The family of a teenage boy in York, Pa., is upset after he was told to remove his Black Lives Matter face mask before walking at his high school graduation.
“I don’t know what to do right now. I’m so mad. I can’t believe they just did that to me and they put my health at risk, “ 18-year-old Dean Holmes told WGAL. Holmes said that shortly before he was set to walk down the aisle of St. Joseph Church in York to receive his diploma, officials at York Catholic High School stopped him and told him he had to remove his mask because it said “Black Lives Matter.”
“The school tried to say that no one can wear masks, but other students clearly did,” Holmes told WGAL. Holmes’ father, John, was understandably upset about the decision and felt the school put his son at risk for no reason. “If something happens to him, what are they gonna say, ‘Our bad?’ No, not your bad. You were wrong,” John told the news outlet.
The school decided to use face shields in lieu of masks and sent a letter to parents informing them of the decision. The school said the other two students wearing masks at the ceremony asked for permission in advance but the letter made no mention of permission being a requirement. The school has since issued a response about the incident on its website.
From York Catholic High School:
Each graduate was given a face shield to be worn in lieu of a face mask. Graduates gathered outside the church prior to processing inside. They were checked in, asked several questions regarding exposure to COVID-19, and temperature checked. Two other graduates chose to wear a solid face mask with no writing in addition to the actual shield and sought permission in advance to do so.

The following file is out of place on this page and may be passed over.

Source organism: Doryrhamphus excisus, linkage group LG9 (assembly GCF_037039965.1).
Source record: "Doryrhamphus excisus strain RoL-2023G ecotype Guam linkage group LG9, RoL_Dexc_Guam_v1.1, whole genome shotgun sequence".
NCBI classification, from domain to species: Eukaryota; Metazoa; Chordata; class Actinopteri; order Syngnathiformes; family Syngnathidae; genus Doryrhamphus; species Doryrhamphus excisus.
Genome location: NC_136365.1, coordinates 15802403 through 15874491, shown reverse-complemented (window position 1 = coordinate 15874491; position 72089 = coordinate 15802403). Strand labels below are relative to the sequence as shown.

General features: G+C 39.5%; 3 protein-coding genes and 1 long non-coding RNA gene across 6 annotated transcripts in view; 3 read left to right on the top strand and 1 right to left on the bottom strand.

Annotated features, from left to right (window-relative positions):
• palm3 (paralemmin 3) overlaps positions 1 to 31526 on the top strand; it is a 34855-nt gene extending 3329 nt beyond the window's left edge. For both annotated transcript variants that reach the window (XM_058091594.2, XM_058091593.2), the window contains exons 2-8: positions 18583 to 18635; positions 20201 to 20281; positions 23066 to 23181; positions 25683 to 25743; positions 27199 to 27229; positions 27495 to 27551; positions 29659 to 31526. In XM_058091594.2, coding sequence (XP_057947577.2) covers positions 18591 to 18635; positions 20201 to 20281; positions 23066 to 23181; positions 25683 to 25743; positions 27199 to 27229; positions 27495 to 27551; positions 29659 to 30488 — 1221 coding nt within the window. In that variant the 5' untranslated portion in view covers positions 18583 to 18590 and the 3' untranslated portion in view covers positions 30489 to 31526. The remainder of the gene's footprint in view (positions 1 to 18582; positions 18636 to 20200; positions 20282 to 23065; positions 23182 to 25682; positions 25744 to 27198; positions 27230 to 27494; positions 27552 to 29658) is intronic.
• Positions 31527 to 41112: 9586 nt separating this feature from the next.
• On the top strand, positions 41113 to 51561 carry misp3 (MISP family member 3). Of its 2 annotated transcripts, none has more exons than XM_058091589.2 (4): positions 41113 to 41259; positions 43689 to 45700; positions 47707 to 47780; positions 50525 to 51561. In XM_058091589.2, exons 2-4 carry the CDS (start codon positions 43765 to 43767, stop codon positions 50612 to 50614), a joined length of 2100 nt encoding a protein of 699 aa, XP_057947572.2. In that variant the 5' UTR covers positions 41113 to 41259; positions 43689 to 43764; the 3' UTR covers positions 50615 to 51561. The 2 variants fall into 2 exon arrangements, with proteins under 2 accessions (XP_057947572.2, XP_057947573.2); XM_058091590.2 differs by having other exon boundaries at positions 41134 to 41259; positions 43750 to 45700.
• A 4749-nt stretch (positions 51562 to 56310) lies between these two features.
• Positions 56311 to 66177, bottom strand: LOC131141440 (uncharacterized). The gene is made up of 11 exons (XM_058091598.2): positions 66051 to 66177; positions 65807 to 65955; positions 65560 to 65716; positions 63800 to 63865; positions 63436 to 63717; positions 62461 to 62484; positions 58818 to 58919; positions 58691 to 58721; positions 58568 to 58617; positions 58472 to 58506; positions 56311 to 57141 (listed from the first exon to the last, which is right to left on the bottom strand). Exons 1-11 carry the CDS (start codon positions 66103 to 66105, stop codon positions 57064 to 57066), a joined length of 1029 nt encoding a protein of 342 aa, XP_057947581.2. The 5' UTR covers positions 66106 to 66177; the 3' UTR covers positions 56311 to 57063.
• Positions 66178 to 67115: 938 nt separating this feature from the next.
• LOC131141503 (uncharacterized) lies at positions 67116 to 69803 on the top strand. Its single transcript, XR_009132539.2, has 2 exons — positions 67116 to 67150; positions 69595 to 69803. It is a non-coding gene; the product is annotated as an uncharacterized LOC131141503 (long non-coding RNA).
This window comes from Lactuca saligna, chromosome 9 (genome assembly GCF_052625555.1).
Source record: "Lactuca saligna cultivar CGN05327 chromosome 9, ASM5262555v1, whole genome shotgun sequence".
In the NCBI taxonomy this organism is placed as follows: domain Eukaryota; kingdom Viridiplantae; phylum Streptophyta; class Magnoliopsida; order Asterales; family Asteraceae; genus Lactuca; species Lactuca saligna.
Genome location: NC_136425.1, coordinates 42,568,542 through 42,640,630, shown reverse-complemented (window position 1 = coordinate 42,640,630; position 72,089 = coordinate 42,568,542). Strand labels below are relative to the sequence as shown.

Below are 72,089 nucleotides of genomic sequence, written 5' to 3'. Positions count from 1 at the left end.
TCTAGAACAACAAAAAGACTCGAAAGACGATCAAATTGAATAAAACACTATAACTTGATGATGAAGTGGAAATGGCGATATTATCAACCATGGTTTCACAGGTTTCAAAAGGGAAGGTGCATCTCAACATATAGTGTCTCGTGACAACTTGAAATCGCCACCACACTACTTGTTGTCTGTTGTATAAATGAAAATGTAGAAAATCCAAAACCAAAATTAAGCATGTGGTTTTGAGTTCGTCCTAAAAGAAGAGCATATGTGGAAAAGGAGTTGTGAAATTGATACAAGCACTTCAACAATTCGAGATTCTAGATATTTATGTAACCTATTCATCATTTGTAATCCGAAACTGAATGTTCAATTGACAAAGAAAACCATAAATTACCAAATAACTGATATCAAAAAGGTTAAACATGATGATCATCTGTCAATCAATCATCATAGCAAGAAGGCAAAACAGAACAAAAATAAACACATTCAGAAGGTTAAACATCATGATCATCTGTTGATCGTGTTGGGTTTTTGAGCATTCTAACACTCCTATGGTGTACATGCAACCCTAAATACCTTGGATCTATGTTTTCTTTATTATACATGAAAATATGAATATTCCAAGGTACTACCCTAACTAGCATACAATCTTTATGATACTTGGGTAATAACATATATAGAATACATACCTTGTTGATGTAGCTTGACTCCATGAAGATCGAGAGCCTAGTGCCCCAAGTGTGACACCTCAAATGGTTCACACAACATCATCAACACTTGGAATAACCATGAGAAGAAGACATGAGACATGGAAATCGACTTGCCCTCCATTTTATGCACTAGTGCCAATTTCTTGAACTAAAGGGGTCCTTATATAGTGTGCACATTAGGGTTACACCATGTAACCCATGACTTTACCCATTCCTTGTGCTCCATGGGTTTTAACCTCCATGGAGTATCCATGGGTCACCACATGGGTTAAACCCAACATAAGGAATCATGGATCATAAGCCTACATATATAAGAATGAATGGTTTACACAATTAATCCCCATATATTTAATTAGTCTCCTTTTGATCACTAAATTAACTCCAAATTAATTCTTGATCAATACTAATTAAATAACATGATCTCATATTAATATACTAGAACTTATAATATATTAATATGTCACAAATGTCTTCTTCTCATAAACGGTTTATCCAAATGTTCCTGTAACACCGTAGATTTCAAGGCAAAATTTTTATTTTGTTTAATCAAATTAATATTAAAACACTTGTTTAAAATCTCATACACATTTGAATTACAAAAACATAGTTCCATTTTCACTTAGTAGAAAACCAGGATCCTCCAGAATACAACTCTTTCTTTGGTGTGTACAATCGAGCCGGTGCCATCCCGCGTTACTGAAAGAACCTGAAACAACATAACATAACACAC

The graduate mentioned in the statement by the parent did not seek permission to wear a face mask in addition to the face shield, nor was the face mask worn at all during the 45 minutes prior to the processional portion of the ceremony. It was not until the last minute, right before entering the church, that the face mask with writing was put on. York Catholic administration directed the face mask to be removed privately, away from the other graduates and guests.
Holmes disputes the claim he wasn’t wearing his mask until the ceremony, saying he was wearing the mask as soon as he arrived at St. Jo’s and while he hung out with his friends outside the church before the ceremony. In the statement, the school said that it was tradition for all caps and gowns to not have any messaging and that the problem wasn’t the message itself.
You know, I think being in the midst of a public health crisis might just outweigh some outdated rules on messaging, but maybe that’s just me. Also, how do you not know that asking someone to remove a Black Lives Matter mask is simply a bad look at this point?
Holmes has said that his goal with speaking out on the situation is, “to make anyone feel comfortable and safe in their school, in their communities, in their environments. That’s what I want from all this.”